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HELP single source supply for differential amplifier!

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Junior Member level 3
Sep 12, 2012
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Hi Edaboard,

I am building 4 single source differential amplifiers which read 4 separate lithium Ion batteries which can be adjusted via a 100k potentiometer. I am having a lot of issues with the single source so far.

Here is my Multisim Schematic.


At first I attached it exactly as the schematic, but I remembered that I need to create virtual ground by dividing the 9 volt supply and using that as my virtual ground. At this point I am working only with the bottom op-amp which is connected to ground..

When I connect all my ground to virtual ground (Except pin 4 of the op-amp which goes to ground) and I from pin 6 to virtual ground I get 4.11V which is unaffected by battery alone, I.E if I pull the battery it it gives me the same value!

Gah this is getting frustrating! Can anyone help me?

I spent a few minutes reading your post and looking at the schematic but I couldn't understand exactly what it is that you want to do. Without bothering about whether your design is correct or not, can you give a clearer explanation of what you're trying to do?

You are applying 14.8 V to the input of the topmost op amp. This is greater than the supply rail. That could create a problem.


Now I see the volt level can reach 7.4 on both inputs of the topmost op amp. The second op amp can get 5.5 V at both its inputs. It still can cause a problem.
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Here is what I need to do.

I need to simulate a single battery cell which is made up of 4 Lithium Ion battery cells. So the way I did this was but connecting 4 3.7V (Actually gives me 4.15V) batteries in series then using a differential amplifier read the voltage across the battery cell.
I also included a potentiometer between the battery and the op-amp such that I can manually change the output of a module to show an unbalanced battery cell. I will be connecting this whole setup to a explorer 16 micro-controller board and use the ADC to read the 4 outputs (I.E output of the differential amplifiers) which will show me the voltage of each individual cell.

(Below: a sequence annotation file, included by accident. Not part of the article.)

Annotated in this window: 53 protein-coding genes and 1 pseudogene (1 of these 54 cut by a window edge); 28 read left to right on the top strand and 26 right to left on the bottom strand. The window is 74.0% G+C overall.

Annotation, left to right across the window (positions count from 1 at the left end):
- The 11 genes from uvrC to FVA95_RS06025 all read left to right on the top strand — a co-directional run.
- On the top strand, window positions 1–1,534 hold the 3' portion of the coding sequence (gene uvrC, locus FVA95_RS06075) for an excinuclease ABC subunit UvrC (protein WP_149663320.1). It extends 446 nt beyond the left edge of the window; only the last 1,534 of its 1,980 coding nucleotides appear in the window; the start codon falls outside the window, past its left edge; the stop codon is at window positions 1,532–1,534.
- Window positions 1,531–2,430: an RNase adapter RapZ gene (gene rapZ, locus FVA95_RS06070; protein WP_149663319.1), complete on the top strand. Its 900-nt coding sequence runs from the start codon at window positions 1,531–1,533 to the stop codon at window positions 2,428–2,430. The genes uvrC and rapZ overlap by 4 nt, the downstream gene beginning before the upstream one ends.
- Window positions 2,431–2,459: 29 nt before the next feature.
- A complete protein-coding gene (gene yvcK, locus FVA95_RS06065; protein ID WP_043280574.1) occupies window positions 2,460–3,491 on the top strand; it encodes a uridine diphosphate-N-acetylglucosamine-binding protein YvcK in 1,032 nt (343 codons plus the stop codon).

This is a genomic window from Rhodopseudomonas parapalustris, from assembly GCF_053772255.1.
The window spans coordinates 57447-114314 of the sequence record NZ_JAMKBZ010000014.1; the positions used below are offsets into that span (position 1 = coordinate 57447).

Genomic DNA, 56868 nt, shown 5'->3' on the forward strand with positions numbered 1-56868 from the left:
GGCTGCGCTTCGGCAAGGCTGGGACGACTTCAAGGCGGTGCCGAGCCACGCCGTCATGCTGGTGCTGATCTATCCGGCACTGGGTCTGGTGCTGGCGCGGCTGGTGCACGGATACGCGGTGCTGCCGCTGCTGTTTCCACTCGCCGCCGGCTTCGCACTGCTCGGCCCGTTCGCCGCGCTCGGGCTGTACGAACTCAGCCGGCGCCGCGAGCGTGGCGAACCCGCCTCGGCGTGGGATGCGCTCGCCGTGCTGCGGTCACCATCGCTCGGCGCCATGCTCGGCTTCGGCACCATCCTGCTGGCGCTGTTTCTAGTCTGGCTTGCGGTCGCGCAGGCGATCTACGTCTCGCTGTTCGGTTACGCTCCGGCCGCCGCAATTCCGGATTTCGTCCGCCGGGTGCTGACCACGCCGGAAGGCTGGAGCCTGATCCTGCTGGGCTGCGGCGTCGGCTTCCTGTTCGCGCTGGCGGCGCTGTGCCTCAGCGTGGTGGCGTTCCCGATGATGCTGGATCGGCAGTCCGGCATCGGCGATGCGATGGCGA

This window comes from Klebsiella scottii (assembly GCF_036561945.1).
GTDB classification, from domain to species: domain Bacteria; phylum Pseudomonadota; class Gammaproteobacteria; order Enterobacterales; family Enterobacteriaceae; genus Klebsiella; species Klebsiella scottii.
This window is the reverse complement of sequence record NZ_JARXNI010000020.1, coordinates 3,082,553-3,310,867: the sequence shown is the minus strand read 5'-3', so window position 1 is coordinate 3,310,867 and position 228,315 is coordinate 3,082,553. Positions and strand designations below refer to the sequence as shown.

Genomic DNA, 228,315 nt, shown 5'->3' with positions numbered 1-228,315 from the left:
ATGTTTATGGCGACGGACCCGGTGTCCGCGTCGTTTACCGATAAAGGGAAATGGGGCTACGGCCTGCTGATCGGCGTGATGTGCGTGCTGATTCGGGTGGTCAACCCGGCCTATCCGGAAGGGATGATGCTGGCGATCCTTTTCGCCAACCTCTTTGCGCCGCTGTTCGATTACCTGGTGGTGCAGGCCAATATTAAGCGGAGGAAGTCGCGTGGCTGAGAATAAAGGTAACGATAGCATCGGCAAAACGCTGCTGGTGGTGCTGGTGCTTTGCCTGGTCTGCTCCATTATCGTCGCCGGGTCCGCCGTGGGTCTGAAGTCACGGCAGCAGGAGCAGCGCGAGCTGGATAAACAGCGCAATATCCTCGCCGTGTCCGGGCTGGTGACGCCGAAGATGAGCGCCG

I chose my Vcc as 9 volts because that is the highest available voltage from given by the micro-controller.

- - - Updated - - -

After the resistors the voltage entering the 2 & 3 pins of the op-amp is 7.4V max. It only decreases from that point on.

741 can't work correctly because the output can't go near the power supply voltages and the input range can be a problem too.
A different opamp that can go down to 0 level should solve that.
Can you try lm358?
Note that it can go down to 0 but no up to Vcc so the topmost diff amp may still not work properly.
A rail to rail model should solve the problem.

I also noticed that with the third and fourth battery the + input (referenced to gnd) is higher than the 9v supply, this can't work

Edit: ignore the grey parts

For the time being, in this phase of initial development, it will be easier if you use a bipolar supply consisting of two 9V batteries, with a real ground in between them.

Later when you get the outputs acting as you expect, you can reduce the lower supply to 0V, and see if things still work okay.

Your topmost op amp should have a positive supply which is greater than 7.4V.

My simulation shows your setup will work. (I can't be sure whether Falstad's simulator gives the op amps an over-simplified power supply.)



I have already done this but with +- 15V supply (And It worked). I will redo this with 9v supply to see how it reacts.

I will only have access to a power supply on Monday when I get back to school. Thank you.

For +-15 it will work fine but the problem is when you use a single supply for 741, with 9v single supply the usable range should be about 2v to 7v, unfortunately the simulation models don't reflect that very accurately.

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